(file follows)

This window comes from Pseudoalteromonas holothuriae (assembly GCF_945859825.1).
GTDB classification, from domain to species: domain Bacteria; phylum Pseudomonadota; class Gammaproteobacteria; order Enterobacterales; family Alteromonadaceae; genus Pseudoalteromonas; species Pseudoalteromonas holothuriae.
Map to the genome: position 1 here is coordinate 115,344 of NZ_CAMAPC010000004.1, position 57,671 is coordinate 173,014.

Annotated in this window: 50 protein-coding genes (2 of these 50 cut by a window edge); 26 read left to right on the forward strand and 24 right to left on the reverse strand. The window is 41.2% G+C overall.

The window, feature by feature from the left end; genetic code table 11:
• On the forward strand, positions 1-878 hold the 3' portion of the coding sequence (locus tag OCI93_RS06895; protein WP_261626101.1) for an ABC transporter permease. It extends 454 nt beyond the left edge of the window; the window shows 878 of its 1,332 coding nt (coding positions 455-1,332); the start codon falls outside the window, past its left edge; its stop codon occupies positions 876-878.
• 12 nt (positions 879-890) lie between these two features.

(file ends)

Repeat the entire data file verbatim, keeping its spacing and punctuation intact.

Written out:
This window comes from Pseudoalteromonas holothuriae (assembly GCF_945859825.1).
GTDB classification, from domain to species: domain Bacteria; phylum Pseudomonadota; class Gammaproteobacteria; order Enterobacterales; family Alteromonadaceae; genus Pseudoalteromonas; species Pseudoalteromonas holothuriae.
Map to the genome: position 1 here is coordinate 115,344 of NZ_CAMAPC010000004.1, position 57,671 is coordinate 173,014.

Annotated in this window: 50 protein-coding genes (2 of these 50 cut by a window edge); 26 read left to right on the forward strand and 24 right to left on the reverse strand. The window is 41.2% G+C overall.

The window, feature by feature from the left end; genetic code table 11:
• On the forward strand, positions 1-878 hold the 3' portion of the coding sequence (locus tag OCI93_RS06895; protein WP_261626101.1) for an ABC transporter permease. It extends 454 nt beyond the left edge of the window; the window shows 878 of its 1,332 coding nt (coding positions 455-1,332); the start codon falls outside the window, past its left edge; its stop codon occupies positions 876-878.
• 12 nt (positions 879-890) lie between these two features.